The Fair Labor Standards Act requires employers to pay workers who put in more than 40 hours per week 1.5 times their hourly rate.
5. Whistleblower Protection Program
It’s important for employees to feel comfortable speaking up about workplace violations. The Occupational Safety and Health Administration (OSHA) Whistleblower Protection Program protects employees who expose or report a company’s violations from termination or retaliation. Under these protections, workers can express their concerns without the fear of being fired or demoted. Employers are in violation of this law if they retaliate against the employee in any way.
6. OSHA’s workplace safety rules
OSHA aims to reduce activity that puts workers at risk or in hazardous situations. The Occupational Safety and Health Act of 1970 has several safety regulations in place to minimize workplace danger.
For example, if you have harmful chemicals at your worksite, you must provide safety data sheets about the substances to employees. In addition, you must display labor law posters or verbiage that inform workers how to properly report workplace safety issues. Workers should also have access to the information that they have the right to seek an OSHA inspection, and training, if needed.
7. Child labor laws
Working with young employees can be an interesting experience. If you do hire minors, make sure you comply with child labor laws. Under the FLSA of 1938, it is your responsibility as an employer to ensure your workplace is safe and doesn’t threaten the well-being or schooling of your young staff.
You cannot treat minors the same as adult workers. Based on their age, minors are only allowed to work a certain number of hours and within certain industries. For example, those 14 or younger can be employed as actors or performers, work in certain agriculture jobs, deliver newspapers, or work for their parents.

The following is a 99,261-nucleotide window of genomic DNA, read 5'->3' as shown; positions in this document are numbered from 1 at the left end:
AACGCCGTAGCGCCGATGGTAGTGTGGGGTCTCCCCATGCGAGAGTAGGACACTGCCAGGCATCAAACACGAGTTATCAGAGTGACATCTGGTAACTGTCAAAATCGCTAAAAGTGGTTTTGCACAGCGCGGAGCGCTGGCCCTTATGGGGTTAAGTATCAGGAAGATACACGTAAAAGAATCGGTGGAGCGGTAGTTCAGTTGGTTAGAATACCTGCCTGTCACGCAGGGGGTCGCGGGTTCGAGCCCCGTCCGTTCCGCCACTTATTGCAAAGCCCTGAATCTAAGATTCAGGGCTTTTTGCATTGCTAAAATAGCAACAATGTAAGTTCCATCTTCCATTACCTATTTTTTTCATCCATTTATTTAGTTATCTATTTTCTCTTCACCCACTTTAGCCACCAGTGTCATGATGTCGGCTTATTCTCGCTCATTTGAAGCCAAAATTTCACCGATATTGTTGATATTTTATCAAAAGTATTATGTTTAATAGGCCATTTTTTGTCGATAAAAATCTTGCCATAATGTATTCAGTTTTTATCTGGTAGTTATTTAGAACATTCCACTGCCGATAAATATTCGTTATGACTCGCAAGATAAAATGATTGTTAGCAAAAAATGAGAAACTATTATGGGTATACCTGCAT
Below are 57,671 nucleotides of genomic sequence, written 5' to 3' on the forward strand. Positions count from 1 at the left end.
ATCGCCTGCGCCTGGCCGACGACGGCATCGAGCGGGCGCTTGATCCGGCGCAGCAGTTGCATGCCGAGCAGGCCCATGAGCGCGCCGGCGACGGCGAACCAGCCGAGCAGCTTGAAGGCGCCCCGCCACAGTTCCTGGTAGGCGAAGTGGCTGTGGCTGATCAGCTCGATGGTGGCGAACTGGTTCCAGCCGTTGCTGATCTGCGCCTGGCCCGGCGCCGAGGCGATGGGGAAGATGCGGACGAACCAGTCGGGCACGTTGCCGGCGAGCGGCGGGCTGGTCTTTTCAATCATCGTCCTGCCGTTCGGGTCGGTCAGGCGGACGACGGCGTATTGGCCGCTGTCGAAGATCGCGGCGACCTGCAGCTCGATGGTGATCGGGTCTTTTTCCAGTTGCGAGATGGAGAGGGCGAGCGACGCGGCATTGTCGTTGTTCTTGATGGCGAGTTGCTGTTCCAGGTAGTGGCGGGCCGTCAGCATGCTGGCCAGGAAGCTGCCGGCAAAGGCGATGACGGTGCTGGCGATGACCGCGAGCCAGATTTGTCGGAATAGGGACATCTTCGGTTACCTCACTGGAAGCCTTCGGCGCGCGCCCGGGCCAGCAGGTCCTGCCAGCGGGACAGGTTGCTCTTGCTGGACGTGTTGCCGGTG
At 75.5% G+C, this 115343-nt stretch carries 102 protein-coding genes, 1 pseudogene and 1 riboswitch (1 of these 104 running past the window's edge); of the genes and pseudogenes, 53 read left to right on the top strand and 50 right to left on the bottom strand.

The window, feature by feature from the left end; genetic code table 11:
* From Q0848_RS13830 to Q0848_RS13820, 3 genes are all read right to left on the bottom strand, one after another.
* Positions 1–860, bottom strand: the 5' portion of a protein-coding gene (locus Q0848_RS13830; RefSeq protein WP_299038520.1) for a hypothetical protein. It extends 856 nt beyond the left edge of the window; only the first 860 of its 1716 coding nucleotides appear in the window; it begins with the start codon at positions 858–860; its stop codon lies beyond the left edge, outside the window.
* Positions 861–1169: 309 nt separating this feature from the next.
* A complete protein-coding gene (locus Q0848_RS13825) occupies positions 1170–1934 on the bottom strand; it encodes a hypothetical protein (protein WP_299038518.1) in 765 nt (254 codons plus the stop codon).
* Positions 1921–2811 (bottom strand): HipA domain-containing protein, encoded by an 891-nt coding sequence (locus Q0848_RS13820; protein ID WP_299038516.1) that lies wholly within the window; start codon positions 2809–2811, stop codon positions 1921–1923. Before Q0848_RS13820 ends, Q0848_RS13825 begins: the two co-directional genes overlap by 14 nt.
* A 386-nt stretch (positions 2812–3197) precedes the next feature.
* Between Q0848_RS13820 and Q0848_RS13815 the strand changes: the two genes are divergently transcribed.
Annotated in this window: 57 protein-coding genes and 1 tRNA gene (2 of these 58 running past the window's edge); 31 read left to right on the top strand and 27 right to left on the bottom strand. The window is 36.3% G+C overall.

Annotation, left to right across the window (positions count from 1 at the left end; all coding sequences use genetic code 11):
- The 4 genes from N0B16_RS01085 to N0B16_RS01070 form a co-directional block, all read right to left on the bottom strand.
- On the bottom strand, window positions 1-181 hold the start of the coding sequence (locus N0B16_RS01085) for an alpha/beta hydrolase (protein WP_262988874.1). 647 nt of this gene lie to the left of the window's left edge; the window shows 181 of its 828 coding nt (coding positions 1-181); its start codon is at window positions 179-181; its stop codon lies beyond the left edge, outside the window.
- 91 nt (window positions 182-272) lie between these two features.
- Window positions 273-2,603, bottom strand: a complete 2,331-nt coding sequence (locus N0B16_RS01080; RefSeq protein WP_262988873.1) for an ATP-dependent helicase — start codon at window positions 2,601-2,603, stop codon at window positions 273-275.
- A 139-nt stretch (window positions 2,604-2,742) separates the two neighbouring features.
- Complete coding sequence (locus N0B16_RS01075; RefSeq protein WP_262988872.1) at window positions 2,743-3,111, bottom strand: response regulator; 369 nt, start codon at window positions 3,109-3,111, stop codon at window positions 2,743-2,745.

These laws vary by state, so check to see what’s permitted where you live. Labor laws protections are managed by the Wage and Hour Division.
If you employ minors, make sure the job doesn’t interfere with their education or go over the legal number of hours for their age, and that your workplace meets safety regulations for minors.
The importance of understanding employee labor laws
Labor law compliance requires you to stay up to date on the legal landscape to make sure your business operations follow the rules.
“Many small businesses think they can fly under the radar with some of the bigger federal labor laws,” Kaplan said. “But the truth is, the labor law umbrella covering businesses is extensive, and every employer needs to be aware.”
Failure to follow labor laws can result in financial penalties of up to $10,000 and possible jail time. Depending on the offense, you may have to provide back pay plus interest to your employees or pay for lost employee benefits. You could also be hit with lawsuits from impacted employees, which can be an expensive scenario of court costs, settlement fees and jury awards. These lawsuits can also damage your brand’s reputation, which can have serious long-term ramifications.
Keeping your company compliant
Labor law compliance keeps your business out of legal trouble and provides a safe work environment for your employees. Take some time to periodically review these and other labor laws, and check for any amendments, because the specifics of these laws change often. When you keep up with labor laws, you stay out of trouble — and keep your employees happy and safe
Shayna Waltower and Simone Johnson contributed to this article. Source interviews were conducted for a previous version of this article.